Farmers’ group to BSP: Stop issuing polymer bills

Danessa Rivera - The Philippine Star
Farmers� group to BSP: Stop issuing polymer bills
A photo of an attendant of a gas station holding up a stretched P1,000 polymer banknote he received from a customer on July 12, 2022
The Philippine STAR / Michael Varcas

MANILA, Philippines — Fearing the loss of market and income, a farmers’ group urged the Bangko Sentral ng Pilipinas (BSP) to stop issuing new polymer P1,000 bills and continue using abaca fiber to produce the banknote.

In a statement yesterday, Federation of Free Farmers president Dioscoro Granada said the BSP decision to discontinue the use of abaca in making P1,000 bills has reduced the market for the product and incomes of 200,000 abaca farming families in 56 provinces.

Granada added that BSP disregarded the concerns of the Department of Agriculture and abaca industry stakeholders by using polymer in producing the notes.

He claimed that the Philippines earns about $100 million yearly from the manufacture and export of abaca-based products.

Sen. Aquilino Pimentel III earlier cited agriculture department data that showed the country supplies 87.5 percent of the world’s abaca fiber requirements, while Ecuador and Costa Rica supplied the remaining 12.5 percent as of 2016. He had warned that the shift would hurt local producers.

On Thursday night, he told “The Chiefs” on One News channel that the BSP should work on containing inflation instead of spending government funds to print polymer banknotes that are not only impractical but also a waste of taxpayers’ money.

“The redesign of our currency is not a gut issue, so my appeal to them (BSP) is to address the problem of rising inflation… (The BSP is) spending too much time on the materials and the design of our bank notes – use your time and expertise to fight inflation. What are the measures have you thought of to fight inflation?” Pimentel said.

Amid mounting complaints over the new bill, he claimed that polymer banknotes are impractical since they are more sensitive and less flexible than the current bill, as most Filipinos store their bills in their pockets, purses, money clips or even small wallets.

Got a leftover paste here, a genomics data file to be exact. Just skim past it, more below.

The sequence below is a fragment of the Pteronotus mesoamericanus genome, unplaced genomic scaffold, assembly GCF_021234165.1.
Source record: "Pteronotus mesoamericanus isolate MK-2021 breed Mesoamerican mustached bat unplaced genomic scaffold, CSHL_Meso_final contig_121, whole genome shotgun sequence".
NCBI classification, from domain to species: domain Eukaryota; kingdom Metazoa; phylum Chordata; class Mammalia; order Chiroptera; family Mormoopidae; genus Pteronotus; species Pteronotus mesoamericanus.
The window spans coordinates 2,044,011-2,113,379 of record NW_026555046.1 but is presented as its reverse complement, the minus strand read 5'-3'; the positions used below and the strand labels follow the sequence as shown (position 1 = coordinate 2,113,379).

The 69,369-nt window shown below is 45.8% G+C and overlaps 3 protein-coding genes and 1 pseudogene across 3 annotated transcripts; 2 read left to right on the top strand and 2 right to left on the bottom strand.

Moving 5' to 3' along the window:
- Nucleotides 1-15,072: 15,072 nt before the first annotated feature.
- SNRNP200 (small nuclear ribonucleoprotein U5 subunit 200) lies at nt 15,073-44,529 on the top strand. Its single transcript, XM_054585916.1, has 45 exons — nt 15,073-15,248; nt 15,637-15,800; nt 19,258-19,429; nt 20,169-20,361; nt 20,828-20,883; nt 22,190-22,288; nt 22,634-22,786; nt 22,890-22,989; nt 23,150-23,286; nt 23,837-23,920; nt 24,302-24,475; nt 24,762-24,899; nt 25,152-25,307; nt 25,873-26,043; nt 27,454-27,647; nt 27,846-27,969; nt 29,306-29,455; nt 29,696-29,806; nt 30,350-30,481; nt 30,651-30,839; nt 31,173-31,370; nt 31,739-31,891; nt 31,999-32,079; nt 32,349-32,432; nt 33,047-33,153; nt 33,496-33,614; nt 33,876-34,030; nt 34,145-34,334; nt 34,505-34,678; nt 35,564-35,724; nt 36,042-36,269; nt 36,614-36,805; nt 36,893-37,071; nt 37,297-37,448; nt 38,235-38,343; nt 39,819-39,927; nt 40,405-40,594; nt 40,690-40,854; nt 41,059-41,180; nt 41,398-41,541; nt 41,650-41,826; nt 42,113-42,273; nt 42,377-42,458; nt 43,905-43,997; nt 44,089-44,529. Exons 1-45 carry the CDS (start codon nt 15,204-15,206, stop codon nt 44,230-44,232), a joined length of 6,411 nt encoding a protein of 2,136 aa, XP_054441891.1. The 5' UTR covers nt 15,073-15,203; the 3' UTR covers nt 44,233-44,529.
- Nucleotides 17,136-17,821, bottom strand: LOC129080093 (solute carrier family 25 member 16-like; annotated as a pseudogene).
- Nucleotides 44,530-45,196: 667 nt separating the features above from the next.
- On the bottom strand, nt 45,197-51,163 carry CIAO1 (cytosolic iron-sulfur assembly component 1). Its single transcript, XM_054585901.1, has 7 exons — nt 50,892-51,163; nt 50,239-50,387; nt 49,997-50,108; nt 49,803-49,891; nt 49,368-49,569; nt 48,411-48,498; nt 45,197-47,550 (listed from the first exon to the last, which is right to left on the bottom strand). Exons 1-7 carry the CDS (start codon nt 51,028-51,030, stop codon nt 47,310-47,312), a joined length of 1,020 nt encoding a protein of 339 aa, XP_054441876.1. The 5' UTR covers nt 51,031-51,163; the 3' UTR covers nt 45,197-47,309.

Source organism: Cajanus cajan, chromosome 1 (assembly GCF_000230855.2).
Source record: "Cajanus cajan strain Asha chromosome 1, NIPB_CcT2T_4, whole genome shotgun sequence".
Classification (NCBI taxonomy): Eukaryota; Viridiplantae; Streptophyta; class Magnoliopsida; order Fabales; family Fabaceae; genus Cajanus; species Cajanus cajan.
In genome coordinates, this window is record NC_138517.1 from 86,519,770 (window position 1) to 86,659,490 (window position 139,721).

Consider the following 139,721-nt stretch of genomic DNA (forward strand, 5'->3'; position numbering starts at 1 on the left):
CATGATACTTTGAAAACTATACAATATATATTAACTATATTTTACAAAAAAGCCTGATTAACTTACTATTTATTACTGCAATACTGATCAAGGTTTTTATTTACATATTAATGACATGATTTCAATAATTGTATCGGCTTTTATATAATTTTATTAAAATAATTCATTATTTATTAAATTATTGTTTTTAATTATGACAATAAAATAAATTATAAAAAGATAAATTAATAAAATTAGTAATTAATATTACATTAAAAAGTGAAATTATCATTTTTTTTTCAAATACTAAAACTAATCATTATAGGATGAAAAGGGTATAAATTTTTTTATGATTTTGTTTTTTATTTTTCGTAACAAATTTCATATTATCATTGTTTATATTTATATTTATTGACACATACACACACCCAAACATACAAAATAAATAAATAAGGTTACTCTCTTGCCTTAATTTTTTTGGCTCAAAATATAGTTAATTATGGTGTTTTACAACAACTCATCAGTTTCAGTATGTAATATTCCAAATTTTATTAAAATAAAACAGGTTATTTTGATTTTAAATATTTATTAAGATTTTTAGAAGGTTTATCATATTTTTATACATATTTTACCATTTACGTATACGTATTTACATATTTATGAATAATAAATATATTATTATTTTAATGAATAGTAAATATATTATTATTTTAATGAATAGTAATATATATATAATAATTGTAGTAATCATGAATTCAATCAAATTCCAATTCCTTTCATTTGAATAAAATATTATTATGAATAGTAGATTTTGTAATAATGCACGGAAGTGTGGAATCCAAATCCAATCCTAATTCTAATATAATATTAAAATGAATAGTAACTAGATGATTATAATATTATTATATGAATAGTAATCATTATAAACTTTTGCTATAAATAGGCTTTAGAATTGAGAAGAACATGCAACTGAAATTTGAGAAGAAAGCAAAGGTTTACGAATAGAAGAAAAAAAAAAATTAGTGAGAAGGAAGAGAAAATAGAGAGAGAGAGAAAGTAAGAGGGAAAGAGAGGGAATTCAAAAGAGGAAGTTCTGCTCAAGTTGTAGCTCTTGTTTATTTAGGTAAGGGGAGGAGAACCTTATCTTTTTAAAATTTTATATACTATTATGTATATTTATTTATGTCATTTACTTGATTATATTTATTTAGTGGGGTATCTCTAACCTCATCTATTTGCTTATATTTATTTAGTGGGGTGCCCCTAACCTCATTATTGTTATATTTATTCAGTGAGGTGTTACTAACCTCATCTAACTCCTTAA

Most peso notes are based mainly on durable special paper made from abaca fiber tissue and cotton.

Pimentel said he believes the BSP decision to redesign the P1,000 bill and print them using the “cumbersome” polymer sheet was done without the necessary public consultations, except through the Monetary Board, which makes its recommendation to Malacañang.

He added that the redesign of banknotes and coins must go through consultations because “when you tell them we will have new bank notes but you cannot fold them, etc., of course there’s now a backlash.”

“But if you consulted beforehand, the people will say that’s not practical and they (BSP) say ‘no, they will last if you clean them, bathe them, wipe them with a damp cloth’ – that’s not practical, nobody cleans money,” Pimentel said.

According to Granada, the farmers’ group is supporting Pimentel’s resolution to investigate the reasons and “lack of transparency” in the BSP decision to shift to polymer instead of abaca.

The group, he said, cited the complaints and apprehensions on the new bill’s non-suitability to handling practices by Filipinos and local climate conditions. The apprehensions include creasing, folding and sensitivity to chemicals and high temperatures.

In October last year, the BSP revived plans to use plastic or polymer to print banknotes, which was first introduced in 2009, in the wake of the COVID-19 pandemic.

Polymer banknotes are cleaner and less susceptible to viral and bacterial transmission due to their smooth and non-absorptive surfaces.

With this, the central bank said it will issue 10 million pieces of redesigned P1,000 bills made of polymer as part of a limited circulation test for this year.

The test is said to help determine the effects of polymerization on hygiene and public health in the wake of the COVID pandemic, environmental sustainability as well as the lifespan, durability and counterfeiting rates.

The BSP aims to collect stakeholders’ feedback and observe changes in currency handling behavior.

So far, the central bank has released two percent of the total polymer banknotes to be circulated and 0.7 percent of the estimated combined number of P1,000 paper-based and polymer banknotes in circulation.

With its release, several concerns were raised on social media regarding non-acceptance by some establishments of folded P1,000 polymer banknotes, to which the BSP said retailers and banks should accept them for day-to-day payment transactions.

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